Personally I like a light juicy red wine with my steak tartare but there are other good options
4 good wine matches for steak tartare
BeaujolaisI’m a big fan of Beaujolais with steak tartare as you can see from this earlier post. It has exactly the right casual bistro vibe. Go for a ‘cru’ Beaujolais like a Morgon. 2015 and 16 were both good vintages in the region.
Other juicy light red winesSuch as a young syrah or a mencia from Bierzo or Ribeira Sacra in Northern Spain. Ive even enjoyed a young Coteaux du Languedoc with a steak tartare: natural reds tend to work really well.
A good strong dry roséNot the very pale Provence type but a Bandol rosé would be lovely.
ChampagneEspecially rosé champagne. Crémant or cava if the budgets a bit tight.
And a good non-wine option . . .A vodka shot . Not frozen though.
For other steak pairings check out
photo ©jamurka at fotolia.com
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Red Wines We Recommend Pairing With Steak
Cabernet Sauvignon – Juggernaut Hillside Cabernet Sauvignon 2016
The wine tastes are rich and intense with a complex character and smooth finish. Luxurious texture with black currants and vanilla. One of the best value wines we have – the boldness of the wine is the perfect pairing for a great steak.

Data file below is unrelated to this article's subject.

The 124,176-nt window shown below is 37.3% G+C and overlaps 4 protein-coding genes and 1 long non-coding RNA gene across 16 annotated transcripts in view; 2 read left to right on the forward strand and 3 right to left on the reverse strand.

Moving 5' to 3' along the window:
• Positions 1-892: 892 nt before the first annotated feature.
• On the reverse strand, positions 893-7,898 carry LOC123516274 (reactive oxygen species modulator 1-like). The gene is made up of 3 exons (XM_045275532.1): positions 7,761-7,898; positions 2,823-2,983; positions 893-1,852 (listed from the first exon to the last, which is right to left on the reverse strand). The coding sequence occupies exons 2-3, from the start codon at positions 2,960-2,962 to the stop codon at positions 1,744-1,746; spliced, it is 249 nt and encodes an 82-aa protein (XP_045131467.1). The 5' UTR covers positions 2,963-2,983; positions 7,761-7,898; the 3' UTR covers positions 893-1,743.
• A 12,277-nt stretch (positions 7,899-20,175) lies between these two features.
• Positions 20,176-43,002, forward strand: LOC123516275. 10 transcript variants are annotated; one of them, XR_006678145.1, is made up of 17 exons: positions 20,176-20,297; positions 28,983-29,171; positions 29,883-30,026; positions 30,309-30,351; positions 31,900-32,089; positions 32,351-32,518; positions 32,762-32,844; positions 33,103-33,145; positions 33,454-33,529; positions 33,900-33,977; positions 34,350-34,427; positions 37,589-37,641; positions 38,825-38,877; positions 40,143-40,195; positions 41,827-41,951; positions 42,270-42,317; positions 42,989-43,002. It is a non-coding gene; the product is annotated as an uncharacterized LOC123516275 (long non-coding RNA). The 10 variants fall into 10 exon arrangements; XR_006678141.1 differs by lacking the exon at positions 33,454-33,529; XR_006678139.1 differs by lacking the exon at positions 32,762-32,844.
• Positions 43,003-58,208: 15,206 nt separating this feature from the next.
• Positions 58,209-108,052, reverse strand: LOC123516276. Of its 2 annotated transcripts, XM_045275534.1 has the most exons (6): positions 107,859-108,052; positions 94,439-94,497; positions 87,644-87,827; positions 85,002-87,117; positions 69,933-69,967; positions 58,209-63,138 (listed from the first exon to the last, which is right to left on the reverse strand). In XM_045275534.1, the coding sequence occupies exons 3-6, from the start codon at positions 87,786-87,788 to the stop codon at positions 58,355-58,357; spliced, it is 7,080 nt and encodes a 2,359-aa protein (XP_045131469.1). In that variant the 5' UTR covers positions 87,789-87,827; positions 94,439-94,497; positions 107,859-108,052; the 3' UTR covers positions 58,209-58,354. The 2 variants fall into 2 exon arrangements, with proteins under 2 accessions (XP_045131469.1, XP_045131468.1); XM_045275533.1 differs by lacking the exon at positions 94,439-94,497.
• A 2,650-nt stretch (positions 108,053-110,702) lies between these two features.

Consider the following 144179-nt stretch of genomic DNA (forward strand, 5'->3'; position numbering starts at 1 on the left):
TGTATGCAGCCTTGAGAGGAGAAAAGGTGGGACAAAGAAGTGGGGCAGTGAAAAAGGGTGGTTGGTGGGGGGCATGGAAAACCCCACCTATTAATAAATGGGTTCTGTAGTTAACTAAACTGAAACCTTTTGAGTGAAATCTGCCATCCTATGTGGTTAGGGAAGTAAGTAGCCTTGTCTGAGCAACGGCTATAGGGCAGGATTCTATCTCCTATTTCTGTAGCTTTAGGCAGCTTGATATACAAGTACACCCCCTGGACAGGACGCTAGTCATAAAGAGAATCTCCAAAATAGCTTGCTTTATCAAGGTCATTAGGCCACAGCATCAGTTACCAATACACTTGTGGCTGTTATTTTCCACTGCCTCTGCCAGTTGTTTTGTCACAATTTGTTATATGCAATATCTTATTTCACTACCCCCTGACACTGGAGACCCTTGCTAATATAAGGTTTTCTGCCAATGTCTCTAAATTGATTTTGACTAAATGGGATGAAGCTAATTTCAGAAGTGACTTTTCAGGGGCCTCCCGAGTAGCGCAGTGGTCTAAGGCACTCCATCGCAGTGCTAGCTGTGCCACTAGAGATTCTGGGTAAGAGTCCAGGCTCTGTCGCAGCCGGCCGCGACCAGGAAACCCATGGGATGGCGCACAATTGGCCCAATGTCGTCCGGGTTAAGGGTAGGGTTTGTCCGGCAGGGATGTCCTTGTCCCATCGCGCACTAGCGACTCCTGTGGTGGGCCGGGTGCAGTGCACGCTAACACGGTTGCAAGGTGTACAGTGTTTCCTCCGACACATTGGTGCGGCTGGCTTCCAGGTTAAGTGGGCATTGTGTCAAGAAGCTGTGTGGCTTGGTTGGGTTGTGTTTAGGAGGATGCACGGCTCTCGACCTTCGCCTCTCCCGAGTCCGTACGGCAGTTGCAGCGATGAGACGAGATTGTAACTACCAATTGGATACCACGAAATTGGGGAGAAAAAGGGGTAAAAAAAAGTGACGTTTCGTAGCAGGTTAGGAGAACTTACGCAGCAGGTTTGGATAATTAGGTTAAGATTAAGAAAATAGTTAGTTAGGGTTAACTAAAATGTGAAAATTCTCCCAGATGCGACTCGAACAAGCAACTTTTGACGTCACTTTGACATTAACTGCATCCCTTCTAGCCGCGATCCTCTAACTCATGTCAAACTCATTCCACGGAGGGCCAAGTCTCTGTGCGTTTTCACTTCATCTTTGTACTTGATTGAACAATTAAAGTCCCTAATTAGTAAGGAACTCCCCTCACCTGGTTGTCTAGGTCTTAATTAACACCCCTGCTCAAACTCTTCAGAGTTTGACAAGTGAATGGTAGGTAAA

Juggernaut Hillside Cabernet Sauvignon 2016 – $18.95
Zinfandel – 1000 Stories Bourbon Barrel-Aged Zinfandel 2016
Bursting with aromatic red fruit scents and complex black fruit flavors. A touch of Petite Sirah and Syrah enhance those flavors even more with bold black and white pepper spices.
Wine And Steak: Best 6 Red And White Wine To Pair With Steak
If you have come to a luxurious restaurant, you might have appreciated a palatable dinner having wine and steak. This is an indispensable combination in Western culinary culture, most commonly red wine with steak and white wine with steak. But we make sure that you have no idea the root of this culinary culture, what to choose between white & red wine to pair with steak, and the best steaks to use with reds. We will answer all of these similar wonders in the following article.
Eager to learn more? Lets check it out!
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The Basic Rules To Eat Steak And Wine
The general rule of thumb when it comes to wine pairings has to do with the kind of meat you are preparing. Lean red meat goes well with a lighter variety of red wine. Prime rib and other rich cuts should ideally be paired with a red wine with high tannin.
Bold varieties, such as Cabernet Sauvignon or Petite Sirah, are some of the wine types to go for in this case. Lamb is loved for the delicate flavor and texture. That should not be spoiled by a wine that is too overpowering. For this meal, you are better off going for a bold wine, but with finer tannins such as Petit Verdot or Malbec. Remember this, and you should be fine, even if you are not so good with the brands and grape types. Your local liquor shop should help you get the best for your type of occasion. As long as you are able to describe the quality of wine you desire, that is.
Thinking of staying in instead and cooking with your wine? Check out Best Wines to Use for Cooking.
White Wine With Steak
Why not ignore the raised eyebrows and forget the long-established mantra that a steak dinner is no place for white wine?
Discovery is, after all, one of the most exciting things about the wine world. In an article from our archive, Matthieu Longuère MS, of Le Cordon Bleu London, talks about possibilities for pairing white wine with steak and other red meat.